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sportysox
Oct 5, 2008, 5:26 PM
Got my research!

Thanks

raggedy13
Oct 5, 2008, 9:12 PM
I can't help much with numbers 2-4 but I'd say the majority of towers built in Vancouver (i.e. residential) are done by private development companies.

A few of the significant Vancouver ones off the top of my head:

Pinnacle International
Concord Pacific
Amacon
Polygon
Cressey
Bastion
Millennium
Bosa
Delta Land

With office towers its a slightly different story. Many are still built by development companies but not as exclusively as the residential sector. If you want details though I'm not the best guy for it.

I'd suggest you change the name of your thread to something more specific. In its current vague form it might not attract much attention. There are definitely members in the Vancouver forum that would be able to answer all your questions though, assuming they stumble across this thread.

jlousa
Oct 5, 2008, 11:59 PM
1. Who is building the majority of high-rises? Is it larger investment firms, or individual developers?

See above answer, add Westbank, Wall Financial, Aquillini, Concert, Omni, etc... take a look at the UDI BC site for almost all the companies involved look in the link section. ;)
Almost all of them are privately owned, a few are public but none of them are large investment firms. Office Towers are a completely different ballpark and are almost exclusively built these days by pension fund money.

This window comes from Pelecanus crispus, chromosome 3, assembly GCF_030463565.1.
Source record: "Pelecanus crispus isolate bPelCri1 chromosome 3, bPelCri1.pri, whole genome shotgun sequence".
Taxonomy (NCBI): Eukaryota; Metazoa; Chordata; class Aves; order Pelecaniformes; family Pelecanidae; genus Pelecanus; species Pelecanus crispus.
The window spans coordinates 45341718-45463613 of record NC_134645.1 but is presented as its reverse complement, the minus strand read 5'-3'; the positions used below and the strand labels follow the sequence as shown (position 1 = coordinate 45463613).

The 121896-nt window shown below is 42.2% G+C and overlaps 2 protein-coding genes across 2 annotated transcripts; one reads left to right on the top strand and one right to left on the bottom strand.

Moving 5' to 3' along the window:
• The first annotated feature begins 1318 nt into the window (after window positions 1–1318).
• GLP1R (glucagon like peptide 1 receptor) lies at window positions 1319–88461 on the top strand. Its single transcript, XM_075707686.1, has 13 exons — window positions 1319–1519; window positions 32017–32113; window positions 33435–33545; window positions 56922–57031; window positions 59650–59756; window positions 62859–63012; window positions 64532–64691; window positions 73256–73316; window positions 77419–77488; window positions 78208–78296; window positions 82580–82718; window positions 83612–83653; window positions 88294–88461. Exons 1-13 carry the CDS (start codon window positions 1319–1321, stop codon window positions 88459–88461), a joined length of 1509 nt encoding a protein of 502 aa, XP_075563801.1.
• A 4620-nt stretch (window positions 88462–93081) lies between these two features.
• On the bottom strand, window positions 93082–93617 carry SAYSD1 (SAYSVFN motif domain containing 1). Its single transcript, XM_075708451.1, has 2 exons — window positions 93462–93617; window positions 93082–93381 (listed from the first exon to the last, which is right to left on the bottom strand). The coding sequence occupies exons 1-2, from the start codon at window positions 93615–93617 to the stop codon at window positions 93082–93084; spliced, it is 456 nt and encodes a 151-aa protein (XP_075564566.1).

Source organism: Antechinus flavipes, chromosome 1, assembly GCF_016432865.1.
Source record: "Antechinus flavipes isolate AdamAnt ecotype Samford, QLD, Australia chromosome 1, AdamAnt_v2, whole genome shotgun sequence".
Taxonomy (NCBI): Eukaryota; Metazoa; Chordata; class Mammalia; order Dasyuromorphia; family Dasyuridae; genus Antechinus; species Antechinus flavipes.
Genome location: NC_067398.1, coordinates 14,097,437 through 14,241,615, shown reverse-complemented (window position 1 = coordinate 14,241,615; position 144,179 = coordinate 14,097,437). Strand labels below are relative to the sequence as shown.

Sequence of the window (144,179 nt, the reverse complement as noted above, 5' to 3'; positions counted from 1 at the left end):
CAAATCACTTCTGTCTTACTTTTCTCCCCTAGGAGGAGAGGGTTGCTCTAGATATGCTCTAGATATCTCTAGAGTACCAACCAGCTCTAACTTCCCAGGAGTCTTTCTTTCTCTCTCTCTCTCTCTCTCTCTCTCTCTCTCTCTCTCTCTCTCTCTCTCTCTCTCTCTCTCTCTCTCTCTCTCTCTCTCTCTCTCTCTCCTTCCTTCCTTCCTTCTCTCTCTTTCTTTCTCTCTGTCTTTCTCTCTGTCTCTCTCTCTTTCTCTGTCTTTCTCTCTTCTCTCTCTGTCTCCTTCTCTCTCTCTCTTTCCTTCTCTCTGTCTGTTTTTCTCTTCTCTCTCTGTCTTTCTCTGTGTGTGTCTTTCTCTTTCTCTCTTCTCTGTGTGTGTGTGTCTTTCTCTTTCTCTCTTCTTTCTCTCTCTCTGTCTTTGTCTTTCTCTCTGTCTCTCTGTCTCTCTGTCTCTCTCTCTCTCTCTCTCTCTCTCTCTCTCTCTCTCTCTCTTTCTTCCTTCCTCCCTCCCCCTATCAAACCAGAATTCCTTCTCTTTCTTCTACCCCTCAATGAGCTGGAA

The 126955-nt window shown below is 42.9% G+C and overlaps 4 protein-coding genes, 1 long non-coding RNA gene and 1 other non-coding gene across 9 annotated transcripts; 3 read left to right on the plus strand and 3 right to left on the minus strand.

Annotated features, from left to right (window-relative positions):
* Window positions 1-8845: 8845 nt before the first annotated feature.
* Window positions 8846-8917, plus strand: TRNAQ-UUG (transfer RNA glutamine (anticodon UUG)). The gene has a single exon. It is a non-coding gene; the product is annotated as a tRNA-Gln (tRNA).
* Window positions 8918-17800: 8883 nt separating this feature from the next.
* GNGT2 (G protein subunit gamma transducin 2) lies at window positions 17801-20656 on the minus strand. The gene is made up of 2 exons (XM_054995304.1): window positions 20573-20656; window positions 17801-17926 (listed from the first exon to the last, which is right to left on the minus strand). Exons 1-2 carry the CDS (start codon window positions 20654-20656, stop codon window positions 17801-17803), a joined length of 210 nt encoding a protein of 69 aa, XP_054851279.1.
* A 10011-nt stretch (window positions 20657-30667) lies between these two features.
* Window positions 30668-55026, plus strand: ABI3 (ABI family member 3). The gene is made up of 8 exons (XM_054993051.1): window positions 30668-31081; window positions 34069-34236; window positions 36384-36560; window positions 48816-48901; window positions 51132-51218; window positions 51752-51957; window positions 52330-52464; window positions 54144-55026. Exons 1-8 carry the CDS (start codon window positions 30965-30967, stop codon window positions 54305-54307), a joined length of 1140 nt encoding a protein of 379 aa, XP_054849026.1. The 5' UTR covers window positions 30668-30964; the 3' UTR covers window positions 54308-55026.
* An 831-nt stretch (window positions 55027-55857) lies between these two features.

2. What is the average floorplate size of a downtown high-rise?

5500-8000sqft with the majority around 6000sqft.

3. How much are developers buying these sites for in and around downtown?

Varies way to much to give you an answer you could use, it all depends on density potential, zoning (residential allowed?), how long ago the property was purchased etc... Best recent purchase to give you an idea would be to see what Millenium paid for the SEFC site. That'll give you a clue how much it costs.

4. What is the profit margin for these developers? And is that margin on total sales

The larger the risk the larger the profit margin will have to be. Some people believe they make 20-25%. Truth is if a developer can walk away with 10% they're happy. You wouldn't see so many developers fail if they were raking in the money.

sportysox
Oct 8, 2008, 12:08 AM
Thanks for the raggedy13 and jlousa.

Any idea on the price per square foot of land? I am guessing it ranges between $400-$1000?

sportysox
Oct 9, 2008, 3:36 AM
Thanks again.

jlousa
Oct 9, 2008, 6:18 PM
1. Developer acquires land (after conducting which tests? zoning, environmental, soil engineering?) (3 months)
2. Hires Architect (including which other elements? traffic survey, other impacts?)
3. Hires sales/marketing company to develop building identity
4. Hires building contractor to estimate costs (6 months including 2+3)
5. Submits plan to city & go through approval process (what is the process?)
6. If Rezoning, has to go to public approval? (6 months including 5+6)
7. Build sales centre/or renovate existing (3 months)
8. Pre-sales begin (6 months)
9. Building construction (18 months)
10. Sales closing
11. Move-in
Total time - 3.5-4 years

Are we talking highrise/midrise/lowrise as that affects the answers.

In general though an architect will be working with the developer before they even purchase the site, the developer will have a good idea what he's looking at before spending any money. Marketing is also involved from the start. The building contractor won't be hired until after all zoning work has been done and approved. Hope that helps.